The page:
A comprehensive review of existing citizenship behavior literature found strong evidence indicating OCBs are related to performance (Podsakoff et al., 2000). This belief is well-founded since OCBs may help to increase employee and managerial productivity, expand resource availability, improve coordination within and across work groups, improve an organization’s retention rate, and boost an organization’s overall adaptability (Podsakoff et al., 2000). In addition, OCBs have been found to relate to quantity and quality of work performance (Podsakoff et al., 1997; Podsakoff & MacKenzie, 1994; Walz & Niehoff, 1996). However, not all characteristics of OCBs impact performance in the same way; some dimensions display stronger evidence for these relationships than others (Podsakoff et al., 2000).

The current study is intended to contribute to meaningful and engaged learning within agricultural education contexts as well as adequately preparing students to engage in the scientific and professional workforce. By examining undergraduate student levels of the five OCB dimensions the study intends to address specific questions such as “what methods, models, and programs are effective in preparing people to work in a global agriculture and natural resource workforce?” (Roberts et al., 2016, p. 31) and “how can delivery of educational programs in agriculture continually evolve to meet the needs and interests of students?” (p. 39). Agricultural educators are at the nexus between engaged learning and workforce preparation. Awareness of learner tendencies may help to inform teaching strategies and learner outcomes (McKeachie & Svinicki, 2013).

Conceptual Framework

Although there are numerous conceptualizations of OCB (e.g. Smith et al., 1983; Moorman & Blakely, 1995; Podsakoff, et al., 2000), the conceptual framework for this research is based on the model proposed by Podsakoff et al. (1990), who identified five dimensions of OCB: altruism, conscientiousness, sportsmanship, courtesy, and civic virtue.

OCB Dimensions

Altruism

Although altruism is a facet of agreeableness in the five-factor personality model (Costa & McCrae, 1992), altruism – as a dimension of OCB – is defined as discretionary behaviors which help a specific individual with an organizationally relevant task or problem, (Podsakoff, et al., 1990). This behavior should not be perceived as mere charity nor precipitated by personality-based dispositions that predispose individuals towards helping others (Khalil, 2004). In this context, altruism is a voluntary willingness to assist a colleague with a work-related task (Podsakoff & MacKenzie, 1994).

Conscientiousness

It is important to note that while conscientiousness is one of the factors in the widely-accepted five-factor personality model (Costa & McCrae, 1992), this is not the context meant when referring to conscientiousness relative to OCB. As a dimension of OCB, conscientiousness characterizes the practice of voluntarily completing task-related behaviors at a level “well beyond the minimum role requirements,” (Podsakoff et al., 1990, p.115). This dimension is difficult to distinguish from in-role behavior because the distinction lies primarily in the degree to which the task is performed, not necessarily the nature of the task itself (Organ, 1988).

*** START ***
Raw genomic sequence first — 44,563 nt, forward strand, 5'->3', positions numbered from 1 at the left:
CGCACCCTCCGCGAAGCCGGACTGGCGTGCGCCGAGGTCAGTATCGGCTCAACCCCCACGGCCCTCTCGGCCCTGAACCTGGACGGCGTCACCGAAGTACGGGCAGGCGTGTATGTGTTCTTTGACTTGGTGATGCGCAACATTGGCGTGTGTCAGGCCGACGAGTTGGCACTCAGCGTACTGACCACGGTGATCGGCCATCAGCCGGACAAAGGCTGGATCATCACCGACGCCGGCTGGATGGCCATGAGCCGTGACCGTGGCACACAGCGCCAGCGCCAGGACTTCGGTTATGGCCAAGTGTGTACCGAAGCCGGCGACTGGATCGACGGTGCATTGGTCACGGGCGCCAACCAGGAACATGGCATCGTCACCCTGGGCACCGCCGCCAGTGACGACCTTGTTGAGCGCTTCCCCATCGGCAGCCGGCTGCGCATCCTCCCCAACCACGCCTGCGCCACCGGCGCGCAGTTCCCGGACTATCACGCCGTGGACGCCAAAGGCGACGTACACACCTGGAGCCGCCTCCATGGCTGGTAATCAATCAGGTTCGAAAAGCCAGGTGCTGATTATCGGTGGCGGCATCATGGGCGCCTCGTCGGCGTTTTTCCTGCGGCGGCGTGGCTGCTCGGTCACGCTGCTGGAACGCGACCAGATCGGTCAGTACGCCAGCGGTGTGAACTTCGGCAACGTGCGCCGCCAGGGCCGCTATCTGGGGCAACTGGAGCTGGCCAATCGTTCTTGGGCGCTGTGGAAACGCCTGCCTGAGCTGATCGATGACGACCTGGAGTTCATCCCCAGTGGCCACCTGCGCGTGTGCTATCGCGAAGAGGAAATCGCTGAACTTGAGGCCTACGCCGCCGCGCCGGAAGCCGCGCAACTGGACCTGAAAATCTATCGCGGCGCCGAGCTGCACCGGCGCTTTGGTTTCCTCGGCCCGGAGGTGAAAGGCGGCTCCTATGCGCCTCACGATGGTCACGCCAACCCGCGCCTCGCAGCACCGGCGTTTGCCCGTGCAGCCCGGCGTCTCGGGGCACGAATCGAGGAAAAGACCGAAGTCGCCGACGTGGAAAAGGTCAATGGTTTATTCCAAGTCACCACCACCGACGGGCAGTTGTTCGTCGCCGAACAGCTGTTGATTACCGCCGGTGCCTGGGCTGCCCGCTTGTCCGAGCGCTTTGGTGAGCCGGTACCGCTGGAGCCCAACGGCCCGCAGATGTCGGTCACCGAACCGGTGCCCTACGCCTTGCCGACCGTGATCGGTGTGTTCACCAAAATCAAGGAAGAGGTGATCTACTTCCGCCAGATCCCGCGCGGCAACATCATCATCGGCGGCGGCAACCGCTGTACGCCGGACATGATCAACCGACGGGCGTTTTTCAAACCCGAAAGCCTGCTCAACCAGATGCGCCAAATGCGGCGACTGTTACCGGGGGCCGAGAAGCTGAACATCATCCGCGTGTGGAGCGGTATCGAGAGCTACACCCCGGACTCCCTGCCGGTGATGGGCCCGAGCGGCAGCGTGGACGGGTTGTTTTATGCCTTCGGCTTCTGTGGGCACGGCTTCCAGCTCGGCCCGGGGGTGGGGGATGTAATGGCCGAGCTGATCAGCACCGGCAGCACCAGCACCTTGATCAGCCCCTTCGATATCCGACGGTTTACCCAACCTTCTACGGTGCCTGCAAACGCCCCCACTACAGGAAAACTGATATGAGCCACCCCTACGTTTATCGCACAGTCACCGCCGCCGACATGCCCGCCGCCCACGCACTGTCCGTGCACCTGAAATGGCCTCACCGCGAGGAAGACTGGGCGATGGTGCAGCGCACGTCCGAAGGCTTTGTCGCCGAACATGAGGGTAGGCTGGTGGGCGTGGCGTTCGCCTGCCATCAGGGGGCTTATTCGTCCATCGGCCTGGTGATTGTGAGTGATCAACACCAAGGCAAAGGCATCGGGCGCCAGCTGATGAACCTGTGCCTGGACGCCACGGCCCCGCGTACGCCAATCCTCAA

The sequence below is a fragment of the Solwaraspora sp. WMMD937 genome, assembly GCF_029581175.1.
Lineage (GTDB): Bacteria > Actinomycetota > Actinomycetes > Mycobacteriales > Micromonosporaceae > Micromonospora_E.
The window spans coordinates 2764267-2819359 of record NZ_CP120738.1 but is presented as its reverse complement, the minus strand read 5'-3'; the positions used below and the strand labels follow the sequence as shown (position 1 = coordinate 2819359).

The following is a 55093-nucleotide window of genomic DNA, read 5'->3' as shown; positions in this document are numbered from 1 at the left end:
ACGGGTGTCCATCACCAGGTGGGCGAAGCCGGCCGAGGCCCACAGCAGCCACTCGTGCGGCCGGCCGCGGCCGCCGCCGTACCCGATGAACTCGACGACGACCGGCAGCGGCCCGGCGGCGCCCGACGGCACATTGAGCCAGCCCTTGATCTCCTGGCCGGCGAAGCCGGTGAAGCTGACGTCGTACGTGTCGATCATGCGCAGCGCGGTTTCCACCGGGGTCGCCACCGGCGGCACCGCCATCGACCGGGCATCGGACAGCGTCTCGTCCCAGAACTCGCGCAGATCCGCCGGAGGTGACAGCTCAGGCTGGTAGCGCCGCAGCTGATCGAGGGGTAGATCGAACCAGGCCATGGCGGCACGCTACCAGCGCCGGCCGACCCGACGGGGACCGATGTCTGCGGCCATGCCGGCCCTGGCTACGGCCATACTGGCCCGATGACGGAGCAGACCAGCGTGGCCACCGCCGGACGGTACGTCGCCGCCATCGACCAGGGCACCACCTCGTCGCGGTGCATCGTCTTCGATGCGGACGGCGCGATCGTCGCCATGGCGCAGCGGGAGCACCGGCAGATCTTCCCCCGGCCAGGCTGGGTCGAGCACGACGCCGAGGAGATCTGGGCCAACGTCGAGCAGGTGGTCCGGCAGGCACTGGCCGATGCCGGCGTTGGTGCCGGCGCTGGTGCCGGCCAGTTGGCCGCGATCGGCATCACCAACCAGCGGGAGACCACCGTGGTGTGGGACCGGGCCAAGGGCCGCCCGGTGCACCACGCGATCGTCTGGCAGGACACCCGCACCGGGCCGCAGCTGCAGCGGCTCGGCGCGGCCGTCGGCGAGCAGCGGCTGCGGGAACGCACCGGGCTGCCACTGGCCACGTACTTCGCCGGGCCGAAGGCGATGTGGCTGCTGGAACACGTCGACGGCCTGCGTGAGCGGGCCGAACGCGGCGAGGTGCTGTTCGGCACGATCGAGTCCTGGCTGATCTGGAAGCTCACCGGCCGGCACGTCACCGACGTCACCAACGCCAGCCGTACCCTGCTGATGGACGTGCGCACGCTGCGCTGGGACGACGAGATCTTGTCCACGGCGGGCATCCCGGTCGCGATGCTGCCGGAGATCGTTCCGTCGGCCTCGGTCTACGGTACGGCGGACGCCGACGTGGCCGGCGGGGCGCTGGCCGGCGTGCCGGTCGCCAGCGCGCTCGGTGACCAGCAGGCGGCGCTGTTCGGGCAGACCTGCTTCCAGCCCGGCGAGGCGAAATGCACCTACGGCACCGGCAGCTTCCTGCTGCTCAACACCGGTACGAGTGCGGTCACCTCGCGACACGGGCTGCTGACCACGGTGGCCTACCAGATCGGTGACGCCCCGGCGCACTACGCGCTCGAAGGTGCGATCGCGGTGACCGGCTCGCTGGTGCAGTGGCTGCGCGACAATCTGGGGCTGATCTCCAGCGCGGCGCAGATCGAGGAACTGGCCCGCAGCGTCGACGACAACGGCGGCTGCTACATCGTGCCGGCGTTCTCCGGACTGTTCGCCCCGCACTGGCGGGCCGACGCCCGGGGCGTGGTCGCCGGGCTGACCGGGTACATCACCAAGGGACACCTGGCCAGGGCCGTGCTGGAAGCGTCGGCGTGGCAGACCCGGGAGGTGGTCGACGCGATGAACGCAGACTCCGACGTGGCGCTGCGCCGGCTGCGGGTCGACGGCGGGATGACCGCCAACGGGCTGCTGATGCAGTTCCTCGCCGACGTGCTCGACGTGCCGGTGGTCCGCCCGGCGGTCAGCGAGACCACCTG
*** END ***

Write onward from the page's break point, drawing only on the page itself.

Sportsmanship

Sportsmanship consists of an individual’s willingness to assist others or tolerate less than ideal circumstances without complaint or perceived offense (Podsakoff et al., 1997; Podsakoff et al., 1990; Podsakoff & MacKenzie, 1994). This behavior involves the ability to maintain a positive demeanor, a state of general agreeableness, and a willingness to sacrifice personal interests for the good of the group (Podsakoff et al., 2000).

Courtesy

Courtesy is defined as a voluntary action that seeks to prevent the occurrence of work-related problems with other peers (Podsakoff et al., 1990; Podsakoff & MacKenzie, 1994). Examples of these behaviors include notifying superior of an absence or holding a meeting with team members to assign task-related responsibilities. Within the workplace, courtesy had a significant positive relationship with the quality of supervisory/subordinate relationships (Tanksy, 1993).

Civic Virtue

Civic virtue describes behaviors that exhibit concern for the organization and includes the individual’s responsibility to participate in the larger group (Podsakoff et al., 1990; Podsakoff & MacKenzie, 1994; Podsakoff et al., 1997). For example, these actions may involve offering constructive criticism to elevate work-group effectiveness, which may result in increased resource availability or enhanced efficacy (Podsakoff, et al., 1997).

OCBs in Education

Within the existing literature base, there is a noticeable dearth of studies examining OCB levels among undergraduate students in higher education. Many of the studies concerning OCBs in education examine antecedents of instructor-level OCBs (e.g. Somech & Ron, 2007; Kagaari & Munene, 2007) or the influence of instructor-level OCBs on various outcomes, (e.g. Khalid et al., 2010; Allison et al., 2001; Rose, 2012; Jimmieson et al., 2010).

As it relates to antecedents of instructor-level OCBs, previous research has found enabling school structures and academic optimism both had a positive relationship with instructor OCB levels (Messick, 2012). Kagaari and Munene (2007) found that lecturer overall OCB level was statistically significantly related to individual’s ability to plan, organize, and supervise others. Additionally, perceived superior support and collectivism both had positive relationships with altruism, conscientiousness, sportsmanship, civic virtue, and overall instructor-OCB levels, while negative affectivity had a negative relationship with these same instructor OCB dimensions (Somech & Ron, 2007).